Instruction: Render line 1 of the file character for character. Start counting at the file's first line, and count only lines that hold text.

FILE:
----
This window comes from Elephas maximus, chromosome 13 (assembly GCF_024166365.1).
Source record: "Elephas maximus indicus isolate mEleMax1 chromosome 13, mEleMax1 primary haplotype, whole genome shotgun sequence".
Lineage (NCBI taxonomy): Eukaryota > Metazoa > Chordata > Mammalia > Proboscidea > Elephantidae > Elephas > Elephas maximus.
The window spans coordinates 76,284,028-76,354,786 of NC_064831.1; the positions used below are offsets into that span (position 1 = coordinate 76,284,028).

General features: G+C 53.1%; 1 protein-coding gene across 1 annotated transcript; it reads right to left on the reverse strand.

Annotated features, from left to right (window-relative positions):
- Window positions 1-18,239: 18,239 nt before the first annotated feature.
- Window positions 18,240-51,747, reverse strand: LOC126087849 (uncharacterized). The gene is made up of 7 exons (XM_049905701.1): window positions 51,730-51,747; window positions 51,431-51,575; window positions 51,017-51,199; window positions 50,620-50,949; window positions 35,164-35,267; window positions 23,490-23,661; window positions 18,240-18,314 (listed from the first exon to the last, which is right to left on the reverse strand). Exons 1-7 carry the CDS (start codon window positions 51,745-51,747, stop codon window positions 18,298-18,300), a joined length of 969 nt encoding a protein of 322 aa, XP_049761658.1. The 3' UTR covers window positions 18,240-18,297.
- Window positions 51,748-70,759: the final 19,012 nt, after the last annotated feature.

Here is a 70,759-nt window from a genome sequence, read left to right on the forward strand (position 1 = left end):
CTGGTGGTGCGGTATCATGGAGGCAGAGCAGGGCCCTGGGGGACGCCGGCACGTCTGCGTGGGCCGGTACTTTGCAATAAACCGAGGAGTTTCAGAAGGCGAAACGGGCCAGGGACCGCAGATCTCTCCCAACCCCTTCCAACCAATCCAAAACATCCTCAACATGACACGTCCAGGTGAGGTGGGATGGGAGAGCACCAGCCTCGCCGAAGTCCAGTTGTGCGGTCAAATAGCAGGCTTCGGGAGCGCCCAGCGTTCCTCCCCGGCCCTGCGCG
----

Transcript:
This window comes from Elephas maximus, chromosome 13 (assembly GCF_024166365.1).